The court cases
Cowart and Bank of America had been locked for several years in a legal battle over the house.
She had represented herself in state and federal courts, unsuccessfully seeking to overturn the bank’s contention that it held title to a $1.9 million mortgage she signed in 2005 with another lender.
Bank of America had argued successfully that it acquired her mortgage legally in purchasing the financial company that made the original loan. Cowart said that the bank’s claim was fraudulent because the loan had been transferred to another lender.
The case led to a foreclosure sale a year ago, in which the bank set the entry-level bid at $731,250.
After it attracted no upset bids, the bank sold the home to the Fuko-Rizzos for $415,000, Michael Fuko-Rizzo said.
Guilford County property tax records list the home’s total living area as 7,266 square feet, although Fuko-Rizzo estimated it at 10,000.
The property was valued at about $1 million for tax purposes, but owners receive a historic-value tax break that cuts its tax value in half.
Cowart was evicted from the home but given 10 days to move. She removed truckloads of items and had left by the time Hoarders arrived.
Hoarders brought in a team of about 100 cleanup and restoration experts, auctioneers, a psychiatrist, attorneys, law enforcement and the film production crew, Ikeda said.
The new owners invited Cowart back while the show’s experts were there, to remove items that she wanted.
She took some items to an undisclosed location, Ikeda said.
With Cowart’s permission, auctioneers from Everything But the House, an online estate sale company, took salvageable items to be auctioned. Proceeds will go to Cowart or whomever in her family she assigns to manage the funds, Ikeda said.
The show also offers after-care such as therapy.
Ikeda commended the Fuko-Rizzos for their compassion.
Such cleanups can be very stressful, Ikeda said, and Cowart’s reaction “ran the gamut from grateful to hateful.”
“To the very end, I think she was hoping that somehow she would end up getting to keep the mansion,” Ikeda said.
Cowart said Wednesday that she was dissatisfied with the outcome of her court cases and the TV show.
“They do everything they can to incite you, to upset you,” Cowart said of the filming. “There’s a few times that I will be embarrassed, I’m sure, to see it.”
She said that she has not yet received any proceeds from the online auction. Nor did the show move her items to the location of her choosing, Cowart said.
“We are not a transportation service,” Ikeda said. “We’re not going to move 50 years of contents piece by piece to another location. ... The point of this show is to try to make people face their disorder and make some very difficult decisions.”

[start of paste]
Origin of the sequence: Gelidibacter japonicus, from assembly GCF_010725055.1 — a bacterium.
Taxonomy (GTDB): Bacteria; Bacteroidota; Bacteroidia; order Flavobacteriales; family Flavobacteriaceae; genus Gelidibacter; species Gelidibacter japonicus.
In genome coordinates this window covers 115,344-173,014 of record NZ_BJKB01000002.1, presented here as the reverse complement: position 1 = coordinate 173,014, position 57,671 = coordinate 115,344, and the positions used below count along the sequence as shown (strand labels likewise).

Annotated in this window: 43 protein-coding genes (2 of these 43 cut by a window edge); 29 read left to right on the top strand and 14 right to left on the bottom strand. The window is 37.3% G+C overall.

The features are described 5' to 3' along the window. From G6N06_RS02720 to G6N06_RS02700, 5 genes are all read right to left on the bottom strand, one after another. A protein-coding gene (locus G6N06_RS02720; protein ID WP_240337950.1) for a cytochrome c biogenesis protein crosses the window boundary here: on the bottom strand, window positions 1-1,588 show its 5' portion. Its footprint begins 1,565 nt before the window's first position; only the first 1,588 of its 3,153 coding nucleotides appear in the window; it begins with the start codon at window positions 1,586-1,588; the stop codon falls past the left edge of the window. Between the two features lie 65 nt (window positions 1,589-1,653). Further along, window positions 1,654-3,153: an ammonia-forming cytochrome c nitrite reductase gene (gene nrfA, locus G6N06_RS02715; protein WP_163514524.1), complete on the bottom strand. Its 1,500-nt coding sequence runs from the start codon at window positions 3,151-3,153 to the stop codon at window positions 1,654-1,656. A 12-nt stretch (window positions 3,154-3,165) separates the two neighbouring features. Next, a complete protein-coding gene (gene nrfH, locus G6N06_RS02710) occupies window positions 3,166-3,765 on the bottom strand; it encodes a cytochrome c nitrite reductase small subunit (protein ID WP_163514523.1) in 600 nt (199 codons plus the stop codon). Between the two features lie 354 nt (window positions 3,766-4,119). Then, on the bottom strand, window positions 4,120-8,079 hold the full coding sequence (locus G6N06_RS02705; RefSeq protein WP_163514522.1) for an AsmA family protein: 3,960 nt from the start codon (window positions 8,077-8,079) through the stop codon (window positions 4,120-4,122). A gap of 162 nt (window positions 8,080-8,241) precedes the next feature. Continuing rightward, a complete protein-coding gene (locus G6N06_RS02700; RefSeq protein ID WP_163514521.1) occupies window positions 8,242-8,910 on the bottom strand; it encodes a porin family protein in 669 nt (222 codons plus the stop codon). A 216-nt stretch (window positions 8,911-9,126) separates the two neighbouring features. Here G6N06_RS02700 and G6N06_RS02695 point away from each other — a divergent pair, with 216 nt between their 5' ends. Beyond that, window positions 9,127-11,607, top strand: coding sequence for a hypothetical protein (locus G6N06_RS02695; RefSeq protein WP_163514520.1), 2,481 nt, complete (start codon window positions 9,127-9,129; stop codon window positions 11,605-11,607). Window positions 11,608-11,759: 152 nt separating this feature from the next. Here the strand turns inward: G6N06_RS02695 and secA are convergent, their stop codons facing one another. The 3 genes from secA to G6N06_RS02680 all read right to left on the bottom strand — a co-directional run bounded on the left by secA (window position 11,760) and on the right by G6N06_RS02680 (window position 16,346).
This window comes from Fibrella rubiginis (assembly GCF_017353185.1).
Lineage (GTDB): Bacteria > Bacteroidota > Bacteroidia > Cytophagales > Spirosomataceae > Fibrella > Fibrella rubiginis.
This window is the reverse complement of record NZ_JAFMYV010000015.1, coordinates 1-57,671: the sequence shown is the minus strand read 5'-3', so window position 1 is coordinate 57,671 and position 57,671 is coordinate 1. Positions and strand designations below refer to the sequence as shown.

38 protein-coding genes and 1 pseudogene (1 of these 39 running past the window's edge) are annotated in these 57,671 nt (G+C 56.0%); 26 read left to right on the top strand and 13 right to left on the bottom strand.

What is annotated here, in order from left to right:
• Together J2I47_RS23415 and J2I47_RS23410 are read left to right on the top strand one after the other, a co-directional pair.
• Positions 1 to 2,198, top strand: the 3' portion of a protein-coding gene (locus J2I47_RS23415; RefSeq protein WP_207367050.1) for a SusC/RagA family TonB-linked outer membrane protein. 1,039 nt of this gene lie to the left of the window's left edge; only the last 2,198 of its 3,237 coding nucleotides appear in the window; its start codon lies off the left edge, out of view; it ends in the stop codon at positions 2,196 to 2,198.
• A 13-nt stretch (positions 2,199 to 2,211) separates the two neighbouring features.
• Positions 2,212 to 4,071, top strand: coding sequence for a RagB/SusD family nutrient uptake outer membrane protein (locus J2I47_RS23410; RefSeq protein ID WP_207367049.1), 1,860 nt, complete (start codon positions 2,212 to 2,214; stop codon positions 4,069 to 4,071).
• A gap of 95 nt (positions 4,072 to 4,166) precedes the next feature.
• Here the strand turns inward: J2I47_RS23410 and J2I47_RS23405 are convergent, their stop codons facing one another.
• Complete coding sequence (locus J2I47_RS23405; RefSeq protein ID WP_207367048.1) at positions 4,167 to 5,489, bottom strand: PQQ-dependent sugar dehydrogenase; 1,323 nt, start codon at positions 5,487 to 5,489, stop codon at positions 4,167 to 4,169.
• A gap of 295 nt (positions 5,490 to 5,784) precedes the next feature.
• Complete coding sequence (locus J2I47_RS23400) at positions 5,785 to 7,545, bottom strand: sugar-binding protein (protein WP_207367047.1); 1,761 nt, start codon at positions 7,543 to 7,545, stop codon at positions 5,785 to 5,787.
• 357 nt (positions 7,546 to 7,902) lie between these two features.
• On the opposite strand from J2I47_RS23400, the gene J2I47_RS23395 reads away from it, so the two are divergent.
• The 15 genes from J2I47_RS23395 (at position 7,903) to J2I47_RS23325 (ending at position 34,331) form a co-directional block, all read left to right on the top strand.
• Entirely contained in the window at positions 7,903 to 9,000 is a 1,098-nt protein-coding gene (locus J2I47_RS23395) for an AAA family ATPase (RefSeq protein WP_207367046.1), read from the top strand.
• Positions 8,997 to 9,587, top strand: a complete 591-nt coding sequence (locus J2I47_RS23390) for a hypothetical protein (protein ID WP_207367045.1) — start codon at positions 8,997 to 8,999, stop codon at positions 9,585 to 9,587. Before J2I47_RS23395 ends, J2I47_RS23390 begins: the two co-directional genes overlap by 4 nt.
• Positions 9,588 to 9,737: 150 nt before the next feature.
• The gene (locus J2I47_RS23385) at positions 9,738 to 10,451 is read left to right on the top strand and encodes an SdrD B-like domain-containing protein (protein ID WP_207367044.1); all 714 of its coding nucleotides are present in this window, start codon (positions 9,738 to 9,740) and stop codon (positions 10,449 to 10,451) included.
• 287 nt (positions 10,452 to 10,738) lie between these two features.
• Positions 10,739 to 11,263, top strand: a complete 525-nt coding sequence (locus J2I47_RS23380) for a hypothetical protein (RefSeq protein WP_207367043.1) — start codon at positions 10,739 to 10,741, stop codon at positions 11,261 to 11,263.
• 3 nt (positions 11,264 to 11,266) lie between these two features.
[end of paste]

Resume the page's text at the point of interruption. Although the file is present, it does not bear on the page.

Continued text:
In the show, Cowart says that she wants to move things to a warehouse, Ikeda said. “But when everyone pushes her on it, she won’t disclose an address. Legally we can’t dump something somewhere without having legal permission.”
The house and its overgrown landscaping have been cleared. The Fuko-Rizzos, who live in a neighborhood near Lake Jeanette, say that they plan to move in once extensive restoration is complete.
They are working with city and Guilford County historic preservation commissions, which have to approve any interior, exterior and landscaping changes to keep the house’s historical integrity.
But first, the home will become a designer show house — just like it was back in 1979, when Cowart and her then-husband made the stunning property available for a fundraising designer showcase.
The new owners have teamed up with Preservation Greensboro to select East Coast designers to decorate each room and the grounds.
Their event, planned for the fall, will let designers showcase their work to the public.
All proceeds will benefit Preservation Greensboro, a nonprofit that has saved local historic and architectural treasures. It operates Blandwood Mansion, former home to Gov. John Motley Morehead.
“We thought it would be a great opportunity to raise funds for a great organization like Preservation Greensboro and give everybody the opportunity to see the house and enjoy it,” Michael Fuko-Rizzo said.
After the designers and their decor is gone, the Fuko-Rizzos will continue with plans to move in with their twin daughters.
“It’s an honor for us to continue to create memories in this home,” Eric Fuko-Rizzo said. “Our overall goal is to bring back to the neighborhood what was lost.”